Epilepsy is a common and diverse set of chronic neurological disorders characterized by seizures. Some definitions of epilepsy require that seizures be recurrent and unprovoked,but others require only a single seizure combined with brain alterations which increase the chance of future seizures.
Epileptic seizures result from abnormal, excessive or hypersynchronous neuronal activity in the brain.About 50 million people worldwide have epilepsy, and nearly 90% of epilepsy occurs in developing countries. Epilepsy becomes more common as people age. Onset of new cases occurs most frequently in infants and the elderly. As a consequence of brain surgery, epileptic seizures may occur in recovering patients.
Epilepsy is usually controlled, but not cured, with medication. However, over 30% of people with epilepsy do not have seizure control even with the best available medications.
Signs and symptoms
Epilepsy is characterized by a long term risk of recurrent seizures. These seizures may present in a number of different ways.
Just as there are many types of seizures, there are many types of epilepsy syndromes. Epilepsy classification includes more information about the person and the episodes than seizure type alone, such as clinical features (e.g., behavior during the seizure) and expected causes.
There are four main groups of epileptic syndrome which can be further divided into: benign Rolandic epilepsy, frontal lobe epilepsy, infantile spasms, juvenile myoclonic epilepsy, juvenile absence epilepsy, childhood absence epilepsy (pyknolepsy), hot water epilepsy, Lennox-Gastaut syndrome, Landau-Kleffner syndrome, Dravet syndrome, progressive myoclonus epilepsies, reflex epilepsy, Rasmussen's syndrome, temporal lobe epilepsy, limbic epilepsy, status epilepticus, abdominal epilepsy, massive bilateral myoclonus, catamenial epilepsy, Jacksonian seizure disorder, Lafora disease, photosensitive epilepsy, etc.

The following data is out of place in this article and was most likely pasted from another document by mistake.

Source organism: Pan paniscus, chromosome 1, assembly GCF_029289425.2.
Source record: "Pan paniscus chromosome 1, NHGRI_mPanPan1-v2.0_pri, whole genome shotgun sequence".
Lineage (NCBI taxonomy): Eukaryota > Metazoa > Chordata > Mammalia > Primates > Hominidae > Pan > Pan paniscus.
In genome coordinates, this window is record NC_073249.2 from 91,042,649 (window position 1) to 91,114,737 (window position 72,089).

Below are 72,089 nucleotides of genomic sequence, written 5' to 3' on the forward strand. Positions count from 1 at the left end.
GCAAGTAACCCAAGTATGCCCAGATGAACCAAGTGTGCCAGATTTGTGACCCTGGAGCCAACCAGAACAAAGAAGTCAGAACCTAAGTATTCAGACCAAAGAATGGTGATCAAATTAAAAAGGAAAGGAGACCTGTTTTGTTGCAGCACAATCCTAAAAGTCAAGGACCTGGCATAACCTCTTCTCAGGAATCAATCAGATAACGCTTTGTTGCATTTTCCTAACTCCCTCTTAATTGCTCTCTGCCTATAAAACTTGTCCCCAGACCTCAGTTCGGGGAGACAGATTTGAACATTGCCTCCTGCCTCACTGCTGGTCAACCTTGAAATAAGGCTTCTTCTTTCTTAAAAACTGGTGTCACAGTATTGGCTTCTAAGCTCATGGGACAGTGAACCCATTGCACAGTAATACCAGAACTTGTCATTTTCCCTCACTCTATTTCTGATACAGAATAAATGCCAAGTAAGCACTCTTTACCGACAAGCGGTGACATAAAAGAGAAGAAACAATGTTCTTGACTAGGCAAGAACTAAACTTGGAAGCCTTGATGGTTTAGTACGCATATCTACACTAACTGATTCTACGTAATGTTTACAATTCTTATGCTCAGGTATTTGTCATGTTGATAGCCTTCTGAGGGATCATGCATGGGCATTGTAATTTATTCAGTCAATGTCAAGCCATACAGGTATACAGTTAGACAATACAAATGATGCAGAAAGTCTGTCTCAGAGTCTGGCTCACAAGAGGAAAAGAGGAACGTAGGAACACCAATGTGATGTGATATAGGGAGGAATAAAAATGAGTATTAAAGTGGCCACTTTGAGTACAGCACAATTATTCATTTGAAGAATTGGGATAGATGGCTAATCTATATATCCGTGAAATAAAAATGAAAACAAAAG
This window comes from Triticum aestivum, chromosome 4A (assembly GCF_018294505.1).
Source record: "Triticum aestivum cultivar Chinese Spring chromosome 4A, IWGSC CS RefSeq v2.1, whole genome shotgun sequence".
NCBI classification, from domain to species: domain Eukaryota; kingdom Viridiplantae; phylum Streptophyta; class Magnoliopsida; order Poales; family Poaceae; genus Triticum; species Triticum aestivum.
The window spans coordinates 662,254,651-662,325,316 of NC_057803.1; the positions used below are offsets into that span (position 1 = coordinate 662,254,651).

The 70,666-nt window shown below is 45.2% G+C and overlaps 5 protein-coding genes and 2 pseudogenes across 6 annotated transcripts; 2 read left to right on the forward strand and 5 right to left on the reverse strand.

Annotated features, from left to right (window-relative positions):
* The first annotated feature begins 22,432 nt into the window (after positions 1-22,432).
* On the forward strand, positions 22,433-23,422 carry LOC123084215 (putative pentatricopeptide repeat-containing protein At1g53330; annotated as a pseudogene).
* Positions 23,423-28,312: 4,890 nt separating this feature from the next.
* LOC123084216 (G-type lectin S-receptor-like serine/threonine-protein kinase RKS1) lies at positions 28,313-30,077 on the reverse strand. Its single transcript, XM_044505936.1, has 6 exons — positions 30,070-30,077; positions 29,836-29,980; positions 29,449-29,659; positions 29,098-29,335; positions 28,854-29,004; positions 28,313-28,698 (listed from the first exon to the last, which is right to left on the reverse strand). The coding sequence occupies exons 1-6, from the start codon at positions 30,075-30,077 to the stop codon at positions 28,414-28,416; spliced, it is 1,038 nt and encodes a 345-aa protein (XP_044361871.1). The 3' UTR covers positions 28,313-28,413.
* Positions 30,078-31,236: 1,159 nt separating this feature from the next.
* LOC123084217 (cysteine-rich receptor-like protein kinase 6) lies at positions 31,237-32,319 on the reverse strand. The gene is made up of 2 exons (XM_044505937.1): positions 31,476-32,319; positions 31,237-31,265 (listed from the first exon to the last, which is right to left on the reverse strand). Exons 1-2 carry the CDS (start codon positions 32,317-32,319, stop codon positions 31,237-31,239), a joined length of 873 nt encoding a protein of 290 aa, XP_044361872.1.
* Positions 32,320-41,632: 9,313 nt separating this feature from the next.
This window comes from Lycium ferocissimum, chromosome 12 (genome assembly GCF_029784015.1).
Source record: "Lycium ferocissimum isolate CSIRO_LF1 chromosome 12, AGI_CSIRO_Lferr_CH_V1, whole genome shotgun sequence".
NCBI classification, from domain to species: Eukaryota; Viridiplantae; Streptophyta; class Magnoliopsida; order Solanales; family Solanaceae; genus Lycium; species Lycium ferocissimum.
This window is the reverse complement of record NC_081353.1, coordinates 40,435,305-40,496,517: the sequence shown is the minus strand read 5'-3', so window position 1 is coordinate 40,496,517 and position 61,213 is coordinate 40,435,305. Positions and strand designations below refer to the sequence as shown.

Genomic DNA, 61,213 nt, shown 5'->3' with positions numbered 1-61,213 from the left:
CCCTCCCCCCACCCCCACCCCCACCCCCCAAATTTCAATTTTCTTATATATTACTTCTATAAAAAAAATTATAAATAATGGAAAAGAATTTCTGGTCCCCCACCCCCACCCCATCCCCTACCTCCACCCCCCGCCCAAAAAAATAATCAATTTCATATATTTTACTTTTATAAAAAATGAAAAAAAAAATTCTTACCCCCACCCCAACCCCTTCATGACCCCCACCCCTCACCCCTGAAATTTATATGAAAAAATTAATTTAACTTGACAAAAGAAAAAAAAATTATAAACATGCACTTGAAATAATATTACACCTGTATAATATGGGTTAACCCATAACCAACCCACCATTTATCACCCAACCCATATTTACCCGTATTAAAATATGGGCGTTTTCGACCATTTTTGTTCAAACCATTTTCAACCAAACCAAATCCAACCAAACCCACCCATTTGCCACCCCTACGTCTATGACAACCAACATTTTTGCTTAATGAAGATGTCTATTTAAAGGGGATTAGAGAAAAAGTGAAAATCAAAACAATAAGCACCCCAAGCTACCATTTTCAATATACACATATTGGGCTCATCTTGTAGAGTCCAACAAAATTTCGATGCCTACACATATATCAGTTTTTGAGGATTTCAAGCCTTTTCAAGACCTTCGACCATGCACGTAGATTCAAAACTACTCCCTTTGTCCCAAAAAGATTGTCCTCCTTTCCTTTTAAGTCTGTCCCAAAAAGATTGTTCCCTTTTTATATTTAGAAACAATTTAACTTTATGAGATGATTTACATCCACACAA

Each type of epilepsy presents with its own unique combination of seizure type, typical age of onset, EEG findings, treatment, and prognosis.
Epilepsy is usually treated with medication prescribed by a physician; primary caregivers, neurologists, and neurosurgeons all frequently care for people with epilepsy. However, it has been stressed that accurate differentiation between generalized and partial seizures is especially important in determining the appropriate treatment. In some cases the implantation of a stimulator of the vagus nerve, or a special diet can be helpful. Neurosurgical operations for epilepsy can be palliative, reducing the frequency or severity of seizures; or, in some patients, an operation can be curative.
The proper initial response to a generalized tonic-clonic epileptic seizure is to roll the person on the side (recovery position) to prevent ingestion of fluids into the lungs, which can result in choking and death. Should the person regurgitate, this should be allowed to drip out the side of the person's mouth. The person should be prevented from self-injury by moving them away from sharp edges, and placing something soft beneath the head. If a seizure lasts longer than 5 minutes, or if more than one seizure occurs without regaining consciousness emergency medical services should be contacted.